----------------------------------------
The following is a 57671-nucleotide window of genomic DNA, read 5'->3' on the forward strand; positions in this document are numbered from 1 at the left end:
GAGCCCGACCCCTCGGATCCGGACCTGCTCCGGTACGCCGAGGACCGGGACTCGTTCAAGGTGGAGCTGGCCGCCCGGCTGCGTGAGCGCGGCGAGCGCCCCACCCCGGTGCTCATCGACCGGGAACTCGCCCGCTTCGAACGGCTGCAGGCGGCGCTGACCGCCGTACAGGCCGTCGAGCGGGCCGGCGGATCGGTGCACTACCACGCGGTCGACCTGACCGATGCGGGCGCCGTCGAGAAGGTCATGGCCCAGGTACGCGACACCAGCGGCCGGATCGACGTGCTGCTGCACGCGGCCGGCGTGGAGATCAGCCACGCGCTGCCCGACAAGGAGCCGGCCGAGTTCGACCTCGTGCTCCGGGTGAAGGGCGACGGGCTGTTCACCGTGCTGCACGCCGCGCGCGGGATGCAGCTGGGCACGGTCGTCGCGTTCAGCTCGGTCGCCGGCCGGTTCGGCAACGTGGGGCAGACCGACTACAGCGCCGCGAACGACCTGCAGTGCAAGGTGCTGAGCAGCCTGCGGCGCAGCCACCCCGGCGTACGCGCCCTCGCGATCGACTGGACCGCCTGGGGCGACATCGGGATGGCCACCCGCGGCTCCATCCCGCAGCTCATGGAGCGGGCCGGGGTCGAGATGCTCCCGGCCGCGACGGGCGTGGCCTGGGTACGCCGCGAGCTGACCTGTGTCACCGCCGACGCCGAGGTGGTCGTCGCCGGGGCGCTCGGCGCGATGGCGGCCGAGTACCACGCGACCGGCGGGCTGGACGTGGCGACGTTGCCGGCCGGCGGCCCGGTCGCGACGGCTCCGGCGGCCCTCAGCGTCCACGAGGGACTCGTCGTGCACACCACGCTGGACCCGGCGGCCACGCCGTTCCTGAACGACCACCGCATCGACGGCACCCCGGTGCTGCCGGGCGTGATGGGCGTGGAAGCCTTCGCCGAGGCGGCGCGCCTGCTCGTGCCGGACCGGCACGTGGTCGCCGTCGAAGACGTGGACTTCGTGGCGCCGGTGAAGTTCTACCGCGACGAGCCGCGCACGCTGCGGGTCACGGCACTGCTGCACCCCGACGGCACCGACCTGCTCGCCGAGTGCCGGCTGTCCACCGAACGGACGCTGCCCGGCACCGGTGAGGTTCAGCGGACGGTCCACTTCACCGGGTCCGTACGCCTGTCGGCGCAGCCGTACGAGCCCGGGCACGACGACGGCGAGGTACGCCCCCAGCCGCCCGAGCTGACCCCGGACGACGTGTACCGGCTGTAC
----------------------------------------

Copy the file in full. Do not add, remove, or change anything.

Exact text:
The following is a 57671-nucleotide window of genomic DNA, read 5'->3' on the forward strand; positions in this document are numbered from 1 at the left end:
GAGCCCGACCCCTCGGATCCGGACCTGCTCCGGTACGCCGAGGACCGGGACTCGTTCAAGGTGGAGCTGGCCGCCCGGCTGCGTGAGCGCGGCGAGCGCCCCACCCCGGTGCTCATCGACCGGGAACTCGCCCGCTTCGAACGGCTGCAGGCGGCGCTGACCGCCGTACAGGCCGTCGAGCGGGCCGGCGGATCGGTGCACTACCACGCGGTCGACCTGACCGATGCGGGCGCCGTCGAGAAGGTCATGGCCCAGGTACGCGACACCAGCGGCCGGATCGACGTGCTGCTGCACGCGGCCGGCGTGGAGATCAGCCACGCGCTGCCCGACAAGGAGCCGGCCGAGTTCGACCTCGTGCTCCGGGTGAAGGGCGACGGGCTGTTCACCGTGCTGCACGCCGCGCGCGGGATGCAGCTGGGCACGGTCGTCGCGTTCAGCTCGGTCGCCGGCCGGTTCGGCAACGTGGGGCAGACCGACTACAGCGCCGCGAACGACCTGCAGTGCAAGGTGCTGAGCAGCCTGCGGCGCAGCCACCCCGGCGTACGCGCCCTCGCGATCGACTGGACCGCCTGGGGCGACATCGGGATGGCCACCCGCGGCTCCATCCCGCAGCTCATGGAGCGGGCCGGGGTCGAGATGCTCCCGGCCGCGACGGGCGTGGCCTGGGTACGCCGCGAGCTGACCTGTGTCACCGCCGACGCCGAGGTGGTCGTCGCCGGGGCGCTCGGCGCGATGGCGGCCGAGTACCACGCGACCGGCGGGCTGGACGTGGCGACGTTGCCGGCCGGCGGCCCGGTCGCGACGGCTCCGGCGGCCCTCAGCGTCCACGAGGGACTCGTCGTGCACACCACGCTGGACCCGGCGGCCACGCCGTTCCTGAACGACCACCGCATCGACGGCACCCCGGTGCTGCCGGGCGTGATGGGCGTGGAAGCCTTCGCCGAGGCGGCGCGCCTGCTCGTGCCGGACCGGCACGTGGTCGCCGTCGAAGACGTGGACTTCGTGGCGCCGGTGAAGTTCTACCGCGACGAGCCGCGCACGCTGCGGGTCACGGCACTGCTGCACCCCGACGGCACCGACCTGCTCGCCGAGTGCCGGCTGTCCACCGAACGGACGCTGCCCGGCACCGGTGAGGTTCAGCGGACGGTCCACTTCACCGGGTCCGTACGCCTGTCGGCGCAGCCGTACGAGCCCGGGCACGACGACGGCGAGGTACGCCCCCAGCCGCCCGAGCTGACCCCGGACGACGTGTACCGGCTGTAC